How a small, independent telephone company changed life in rural Montezuma County – forever.
The year was 1920. Babe Ruth was traded by the Boston Red Sox to the New York Yankees for $125,000, the largest sum ever paid for a baseball player; F. Scott Fitzgerald published his first novel, This Side of Paradise; and on Jan. 16 of that year, Prohibition went into effect in the United States with the signing of the 18th Amendment to the Constitution.
But for a small band of dry land pinto bean farmers in rural southwest Colorado, 1920 was significant for another reason. It marked the opening of Farmers Telephone Company and the beginning of long-distance communications – a change that would transform the lives of people living in the dry land farming country near Pleasant View, Colo., one of the most isolated and remote regions of the state. As long-time resident Bessie White says: “It put us in touch with the world.”
Prior to phone service, life was difficult for people in rural America, says Doug Pace, general manager of Farmers Telephone. “Until phone service was established in this region, most residents rode a horse, hitched a ride on a train or a buckboard, or walked many miles to carry news to family and friends. The advent of the phone changed everything,” says Pace. To honor the legacy of the people who founded the telephone company, Farmers Telephone is opening the “Farmers Telephone Museum” near its headquarters in Pleasant View. The museum contains artifacts, equipment and memorabilia that have been collected and donated by the staff, board of directors and local residents. It is housed in the original telephone company office, the building where Farmers first launched the company in 1920.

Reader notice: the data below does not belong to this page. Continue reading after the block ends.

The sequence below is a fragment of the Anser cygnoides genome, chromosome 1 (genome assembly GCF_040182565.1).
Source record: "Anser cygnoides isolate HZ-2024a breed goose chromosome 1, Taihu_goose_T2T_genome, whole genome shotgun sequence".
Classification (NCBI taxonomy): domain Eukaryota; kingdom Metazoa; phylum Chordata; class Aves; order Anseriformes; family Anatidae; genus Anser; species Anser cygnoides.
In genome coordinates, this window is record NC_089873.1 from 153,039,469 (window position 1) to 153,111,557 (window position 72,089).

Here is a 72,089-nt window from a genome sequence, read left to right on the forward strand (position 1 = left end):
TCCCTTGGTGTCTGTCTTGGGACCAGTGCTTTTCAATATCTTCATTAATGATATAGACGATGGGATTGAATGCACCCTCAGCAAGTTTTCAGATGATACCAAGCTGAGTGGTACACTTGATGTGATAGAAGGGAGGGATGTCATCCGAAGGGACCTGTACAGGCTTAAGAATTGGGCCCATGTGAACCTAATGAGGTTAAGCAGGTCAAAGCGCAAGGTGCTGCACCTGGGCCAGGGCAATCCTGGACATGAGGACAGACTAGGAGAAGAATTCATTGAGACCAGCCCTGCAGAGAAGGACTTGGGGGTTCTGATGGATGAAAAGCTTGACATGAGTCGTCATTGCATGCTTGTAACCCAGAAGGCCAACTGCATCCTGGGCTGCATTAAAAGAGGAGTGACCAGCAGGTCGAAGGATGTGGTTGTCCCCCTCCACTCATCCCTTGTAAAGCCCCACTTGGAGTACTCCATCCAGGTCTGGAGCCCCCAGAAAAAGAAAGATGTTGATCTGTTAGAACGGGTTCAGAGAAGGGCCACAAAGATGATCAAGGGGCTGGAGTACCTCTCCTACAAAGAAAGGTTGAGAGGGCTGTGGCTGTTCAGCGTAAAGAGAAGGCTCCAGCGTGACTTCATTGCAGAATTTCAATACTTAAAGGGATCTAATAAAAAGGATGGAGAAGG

The company also has produced a living history CD and companion book called, Talking News: The Story of Farmers Telephone Company.
“The museum, as well as the book and CD, are an effort on behalf of the telephone company to educate the public about life in rural Colorado nearly a century ago,” says Pace. “It’s also our way to pay tribute to the farmers and their families who had the vision to bring telecommunication services to this area.” Today, Farmers Telephone Company provides phone, high-speed Internet and Web-based services to communities throughout the Four Corners.
White, who moved to Montezuma County in 1934, wants her children and grandchildren to know what a sacrifice it was for local farmers to start the company. “These weren’t rich people. They pooled what little money they had to do this and took some big risks,” says White whose father and husband were dry land pinto bean farmers. Her son is a third generation dry land farmer on the original homestead. “I want people to know that the farmers in this part of the state were strong minded and progressive when it came to the telephone.”
“It wasn’t a luxury, it was a necessity,” adds Junior Hollen, Bessie White’s older brother.” Before the phone company, most people had to ride a horse clear to Lewis or Cortez to make a phone call.”
White, Hollen, and other local residents are featured in the hour-long audio CD as well as the book on the telephone company. The opening of the museum was celebrated with an ice cream social on Oct. 4, 2008, at the site of the new Farmers Telephone museum. For more information, call 970-562-4211.
Jan Dixon runs a business consulting practice in the Four Corners called SmartChoices, LLC; she also is a freelance journalist and poet. She can be reached at email@example.com